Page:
Religion and Science Converge: Developing Environmental Ethics

by Margaret Antonio


“The glory of the human is becoming the desolation of the earth.” These words spoken by Fr. Thomas Berry, a Passionist priest and scholar of religion and ecology, resonate today amongst the global issues of climate change and environmental desolation. John Grim and Mary Evelyn Tucker, both lecturers at the Yale School of Forestry and Environmentalism and the School of Divinity, have spent years conducting research and dialogues seeking to reconcile these seemingly contrasting realities of human ambition and the preservation of the earth. On October 16, they presented a lecture at the Heights Room on The Alliance of Religion and Ecology, sponsored by the School of Theology and Ministry’s Church in the 21st Century Center.

According to Mary Evelyn Tucker, the dialogue begins with asking, “What are the values from these cultures and traditions that will contribute to an environmental ethic that is indigenous to those parts of the world?” Finding common ground in religious values and cultural traditions is essential in constructing an ethic for this emerging issue of environmental degradation.


Religious leaders, including Popes Francis and Benedict XVI, have spoken of the importance of our responsibility for the earth. Furthermore, there is a need to reevaluate the scriptural meaning of stewardship and man’s “dominion,” as depicted in Genesis. According to John Grim, the development of an environmental ethic, however, is not anti-anthropocentric as though equating man with a tree or the soil, but rather highlights the responsibility man has in caring for the natural environment.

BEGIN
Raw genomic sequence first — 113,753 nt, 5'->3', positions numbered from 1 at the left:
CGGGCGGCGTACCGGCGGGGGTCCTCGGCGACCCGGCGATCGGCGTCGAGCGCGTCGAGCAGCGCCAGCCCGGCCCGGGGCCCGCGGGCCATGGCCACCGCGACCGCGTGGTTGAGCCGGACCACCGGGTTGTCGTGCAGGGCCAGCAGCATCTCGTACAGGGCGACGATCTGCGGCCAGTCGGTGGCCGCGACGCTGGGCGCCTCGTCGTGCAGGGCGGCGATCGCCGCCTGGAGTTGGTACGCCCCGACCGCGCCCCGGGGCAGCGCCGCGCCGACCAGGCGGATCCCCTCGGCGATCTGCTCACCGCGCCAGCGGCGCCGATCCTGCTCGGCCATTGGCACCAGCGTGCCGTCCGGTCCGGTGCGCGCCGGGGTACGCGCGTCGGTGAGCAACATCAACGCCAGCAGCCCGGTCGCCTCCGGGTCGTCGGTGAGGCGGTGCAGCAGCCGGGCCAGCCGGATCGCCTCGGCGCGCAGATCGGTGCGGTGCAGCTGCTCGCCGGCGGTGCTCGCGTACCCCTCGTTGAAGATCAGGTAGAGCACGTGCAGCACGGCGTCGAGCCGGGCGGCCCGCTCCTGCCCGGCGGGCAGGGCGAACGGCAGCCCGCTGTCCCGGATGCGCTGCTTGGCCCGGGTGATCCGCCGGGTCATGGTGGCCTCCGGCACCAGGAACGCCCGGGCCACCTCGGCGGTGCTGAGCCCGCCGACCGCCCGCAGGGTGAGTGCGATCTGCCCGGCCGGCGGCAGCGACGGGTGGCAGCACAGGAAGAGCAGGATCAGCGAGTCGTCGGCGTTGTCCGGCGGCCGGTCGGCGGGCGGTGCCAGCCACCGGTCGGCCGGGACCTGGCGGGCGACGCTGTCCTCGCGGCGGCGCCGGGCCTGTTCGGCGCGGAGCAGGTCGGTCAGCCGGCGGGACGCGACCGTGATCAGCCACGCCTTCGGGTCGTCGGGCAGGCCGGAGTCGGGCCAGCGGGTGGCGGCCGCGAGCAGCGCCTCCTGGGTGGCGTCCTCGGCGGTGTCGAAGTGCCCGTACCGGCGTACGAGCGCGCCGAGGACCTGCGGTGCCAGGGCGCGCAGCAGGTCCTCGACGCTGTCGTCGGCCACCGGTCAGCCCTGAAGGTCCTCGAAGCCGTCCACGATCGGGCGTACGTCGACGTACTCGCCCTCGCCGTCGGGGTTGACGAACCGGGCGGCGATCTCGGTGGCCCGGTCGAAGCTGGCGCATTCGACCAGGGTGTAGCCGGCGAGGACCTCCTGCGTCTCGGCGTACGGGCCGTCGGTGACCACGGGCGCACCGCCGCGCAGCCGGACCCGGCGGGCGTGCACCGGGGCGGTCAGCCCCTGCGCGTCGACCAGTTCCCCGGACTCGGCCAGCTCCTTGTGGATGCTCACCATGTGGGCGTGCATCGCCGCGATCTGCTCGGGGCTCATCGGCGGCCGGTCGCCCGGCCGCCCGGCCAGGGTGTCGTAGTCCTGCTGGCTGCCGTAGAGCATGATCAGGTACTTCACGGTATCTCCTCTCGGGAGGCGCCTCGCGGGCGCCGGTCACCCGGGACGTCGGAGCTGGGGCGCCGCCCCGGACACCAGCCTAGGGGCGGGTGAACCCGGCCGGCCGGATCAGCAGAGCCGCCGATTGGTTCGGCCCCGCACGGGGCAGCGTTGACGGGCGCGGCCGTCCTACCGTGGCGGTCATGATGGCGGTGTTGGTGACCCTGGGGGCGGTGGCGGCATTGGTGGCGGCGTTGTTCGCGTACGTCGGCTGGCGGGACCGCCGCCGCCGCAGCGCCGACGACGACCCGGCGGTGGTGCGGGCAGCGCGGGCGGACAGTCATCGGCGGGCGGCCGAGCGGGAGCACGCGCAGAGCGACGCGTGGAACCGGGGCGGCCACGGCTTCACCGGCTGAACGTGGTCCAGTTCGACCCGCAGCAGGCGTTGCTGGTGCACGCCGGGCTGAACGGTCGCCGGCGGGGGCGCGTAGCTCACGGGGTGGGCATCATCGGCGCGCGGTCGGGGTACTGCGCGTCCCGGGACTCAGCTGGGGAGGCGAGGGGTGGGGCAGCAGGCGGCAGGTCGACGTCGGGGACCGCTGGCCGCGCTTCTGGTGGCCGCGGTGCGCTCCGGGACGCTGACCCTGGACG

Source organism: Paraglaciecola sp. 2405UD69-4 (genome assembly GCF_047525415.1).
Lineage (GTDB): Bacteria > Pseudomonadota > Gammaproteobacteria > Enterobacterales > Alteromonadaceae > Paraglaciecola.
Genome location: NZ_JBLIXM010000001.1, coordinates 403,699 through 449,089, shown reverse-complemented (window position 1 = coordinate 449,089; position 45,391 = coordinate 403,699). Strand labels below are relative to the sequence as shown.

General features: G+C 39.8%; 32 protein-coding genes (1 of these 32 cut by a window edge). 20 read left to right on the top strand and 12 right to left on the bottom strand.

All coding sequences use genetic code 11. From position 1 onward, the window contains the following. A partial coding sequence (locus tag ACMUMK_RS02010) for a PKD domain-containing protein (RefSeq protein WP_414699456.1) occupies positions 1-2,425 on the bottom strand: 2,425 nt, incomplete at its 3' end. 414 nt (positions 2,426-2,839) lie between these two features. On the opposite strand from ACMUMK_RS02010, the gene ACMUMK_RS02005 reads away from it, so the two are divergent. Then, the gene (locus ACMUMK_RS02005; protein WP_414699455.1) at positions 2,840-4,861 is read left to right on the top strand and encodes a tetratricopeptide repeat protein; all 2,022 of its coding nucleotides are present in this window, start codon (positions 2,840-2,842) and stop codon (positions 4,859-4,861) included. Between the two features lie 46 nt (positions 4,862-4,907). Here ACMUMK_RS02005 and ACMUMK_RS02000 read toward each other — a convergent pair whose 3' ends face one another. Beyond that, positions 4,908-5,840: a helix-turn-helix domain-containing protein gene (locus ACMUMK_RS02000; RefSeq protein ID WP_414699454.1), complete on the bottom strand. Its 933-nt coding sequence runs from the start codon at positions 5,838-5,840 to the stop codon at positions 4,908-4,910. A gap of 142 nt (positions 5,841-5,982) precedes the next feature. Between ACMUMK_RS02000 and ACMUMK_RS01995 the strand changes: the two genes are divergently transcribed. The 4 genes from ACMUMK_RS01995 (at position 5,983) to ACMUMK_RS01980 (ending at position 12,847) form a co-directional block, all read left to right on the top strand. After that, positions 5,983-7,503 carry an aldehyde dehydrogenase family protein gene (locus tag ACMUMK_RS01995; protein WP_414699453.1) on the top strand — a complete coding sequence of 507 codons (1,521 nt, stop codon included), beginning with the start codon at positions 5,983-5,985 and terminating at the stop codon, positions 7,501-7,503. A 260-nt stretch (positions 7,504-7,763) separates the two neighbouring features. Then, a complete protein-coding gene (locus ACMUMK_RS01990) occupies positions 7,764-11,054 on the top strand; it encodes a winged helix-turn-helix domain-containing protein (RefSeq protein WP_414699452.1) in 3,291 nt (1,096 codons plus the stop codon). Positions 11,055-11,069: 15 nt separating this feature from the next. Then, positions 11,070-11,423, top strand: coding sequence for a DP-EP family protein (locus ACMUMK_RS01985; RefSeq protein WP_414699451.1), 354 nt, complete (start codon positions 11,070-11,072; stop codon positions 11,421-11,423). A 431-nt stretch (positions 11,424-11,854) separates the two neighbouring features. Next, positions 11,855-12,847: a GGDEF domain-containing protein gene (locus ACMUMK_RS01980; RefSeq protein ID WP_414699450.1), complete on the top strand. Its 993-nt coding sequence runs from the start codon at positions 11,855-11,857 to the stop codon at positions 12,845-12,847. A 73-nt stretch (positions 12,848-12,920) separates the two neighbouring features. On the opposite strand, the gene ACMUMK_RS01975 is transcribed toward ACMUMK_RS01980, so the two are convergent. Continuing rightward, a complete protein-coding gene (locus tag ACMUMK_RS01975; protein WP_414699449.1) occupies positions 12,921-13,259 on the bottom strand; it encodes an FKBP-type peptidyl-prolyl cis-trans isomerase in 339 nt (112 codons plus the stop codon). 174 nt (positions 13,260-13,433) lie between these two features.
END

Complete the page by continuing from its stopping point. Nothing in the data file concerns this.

The scientific reality, the speakers stressed, is that humans, animals, and plants are highly dependent on the earth as an energy source for survival. The threat to the environment today is not an ice age or asteroids, as in previous periods, but the threat of man’s actions. “We have a biodiversity loss of immense proportions,” says Tucker. “Scientists say we are in the midst of a sixth extinction period, where species are going extinct due to anthropogenic causes.”


Creating an alliance between religion and ecology is not only for the sake of plants, animals, and the physical earth, as many assume. “People commonly separate nature and Catholic social teaching,” says Mary Evelyn Tucker. However, social justice for human beings and social justice for the environment are intrinsically linked. The speakers emphasized that there are millions of climate refugees around the planet as a result of climate change. In the past years alone in the United States, there were numerous droughts and hurricanes, including Katrina and Sandy. “This,” says Tucker “is due to our actions.”


As scholars and activists, John Grim and Mary Evelyn Tucker have been working emphatically on engaging scientists and religious leaders and intellectuals in dialogue through forums, conferences, and publications. In the last decades, these two fields have been polarized by disagreement and are seemingly drifting further apart. However, there is great hope in the prospect of an emerging alliance between religion and science for the sake of the preservation of the earth and the sacredness of life.


“What is BC doing for religion and ecology?” asked Mary Evelyn Tucker. The speakers presented a challenge to the Boston College community and academia to grow in awareness of their daily impact on the environment, to look for ways in which they can be a grassroots movement for the environment, and especially to push for more classes on the convergence of ecology and all fields of study. Currently, BC only offers two courses on ecology and religion out of the aproximately 80 courses offered in the theology department.


“It’s not easy, but it needs to be done,” says Mary Evelyn Tucker. “We need to be partnering in the study of ethics, law, politics, economics, and religion.” Already, through reanalyzing the convergence of the values of religious traditions and the concerns of scientific research, religions are returning to areas of thought that were at one time exclusively given over to the scientific community, says John Grim. “In many ways, religions are beginning to return to this question and they are in dialogue now with the scientists, rather than one trumping the other.”


For more information on John Grim and Mary Evelyn Tucker and their work with Religion and Ecology, visit their website at


The full video of the lecture will be available on the Church in the 21st Century website in mid-November.


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